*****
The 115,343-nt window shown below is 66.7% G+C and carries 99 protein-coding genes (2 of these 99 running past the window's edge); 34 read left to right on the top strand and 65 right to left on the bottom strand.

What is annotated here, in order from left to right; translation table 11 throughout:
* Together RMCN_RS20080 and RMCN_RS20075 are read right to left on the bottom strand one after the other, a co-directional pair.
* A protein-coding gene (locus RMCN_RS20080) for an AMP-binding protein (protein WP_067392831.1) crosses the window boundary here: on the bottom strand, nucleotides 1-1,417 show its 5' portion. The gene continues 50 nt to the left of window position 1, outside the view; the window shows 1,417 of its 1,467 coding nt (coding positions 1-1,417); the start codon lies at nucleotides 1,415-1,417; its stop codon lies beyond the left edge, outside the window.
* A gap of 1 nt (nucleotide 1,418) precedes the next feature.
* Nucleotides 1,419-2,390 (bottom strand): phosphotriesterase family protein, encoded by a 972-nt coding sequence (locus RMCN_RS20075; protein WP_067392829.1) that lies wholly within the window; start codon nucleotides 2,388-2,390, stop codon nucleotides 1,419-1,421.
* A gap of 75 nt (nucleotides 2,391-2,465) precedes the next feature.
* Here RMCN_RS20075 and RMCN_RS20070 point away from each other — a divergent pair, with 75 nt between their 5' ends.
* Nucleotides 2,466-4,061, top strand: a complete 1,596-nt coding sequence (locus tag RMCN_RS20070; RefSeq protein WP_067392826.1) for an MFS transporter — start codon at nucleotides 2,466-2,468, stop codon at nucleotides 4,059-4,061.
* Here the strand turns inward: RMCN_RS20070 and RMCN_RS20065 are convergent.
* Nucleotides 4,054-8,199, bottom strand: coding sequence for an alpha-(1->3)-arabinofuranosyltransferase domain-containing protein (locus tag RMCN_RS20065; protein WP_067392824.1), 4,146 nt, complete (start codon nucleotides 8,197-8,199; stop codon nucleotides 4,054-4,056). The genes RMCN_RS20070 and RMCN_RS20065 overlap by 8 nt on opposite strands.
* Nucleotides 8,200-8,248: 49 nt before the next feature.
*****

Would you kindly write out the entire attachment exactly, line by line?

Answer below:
The 115,343-nt window shown below is 66.7% G+C and carries 99 protein-coding genes (2 of these 99 running past the window's edge); 34 read left to right on the top strand and 65 right to left on the bottom strand.

What is annotated here, in order from left to right; translation table 11 throughout:
* Together RMCN_RS20080 and RMCN_RS20075 are read right to left on the bottom strand one after the other, a co-directional pair.
* A protein-coding gene (locus RMCN_RS20080) for an AMP-binding protein (protein WP_067392831.1) crosses the window boundary here: on the bottom strand, nucleotides 1-1,417 show its 5' portion. The gene continues 50 nt to the left of window position 1, outside the view; the window shows 1,417 of its 1,467 coding nt (coding positions 1-1,417); the start codon lies at nucleotides 1,415-1,417; its stop codon lies beyond the left edge, outside the window.
* A gap of 1 nt (nucleotide 1,418) precedes the next feature.
* Nucleotides 1,419-2,390 (bottom strand): phosphotriesterase family protein, encoded by a 972-nt coding sequence (locus RMCN_RS20075; protein WP_067392829.1) that lies wholly within the window; start codon nucleotides 2,388-2,390, stop codon nucleotides 1,419-1,421.
* A gap of 75 nt (nucleotides 2,391-2,465) precedes the next feature.
* Here RMCN_RS20075 and RMCN_RS20070 point away from each other — a divergent pair, with 75 nt between their 5' ends.
* Nucleotides 2,466-4,061, top strand: a complete 1,596-nt coding sequence (locus tag RMCN_RS20070; RefSeq protein WP_067392826.1) for an MFS transporter — start codon at nucleotides 2,466-2,468, stop codon at nucleotides 4,059-4,061.
* Here the strand turns inward: RMCN_RS20070 and RMCN_RS20065 are convergent.
* Nucleotides 4,054-8,199, bottom strand: coding sequence for an alpha-(1->3)-arabinofuranosyltransferase domain-containing protein (locus tag RMCN_RS20065; protein WP_067392824.1), 4,146 nt, complete (start codon nucleotides 8,197-8,199; stop codon nucleotides 4,054-4,056). The genes RMCN_RS20070 and RMCN_RS20065 overlap by 8 nt on opposite strands.
* Nucleotides 8,200-8,248: 49 nt before the next feature.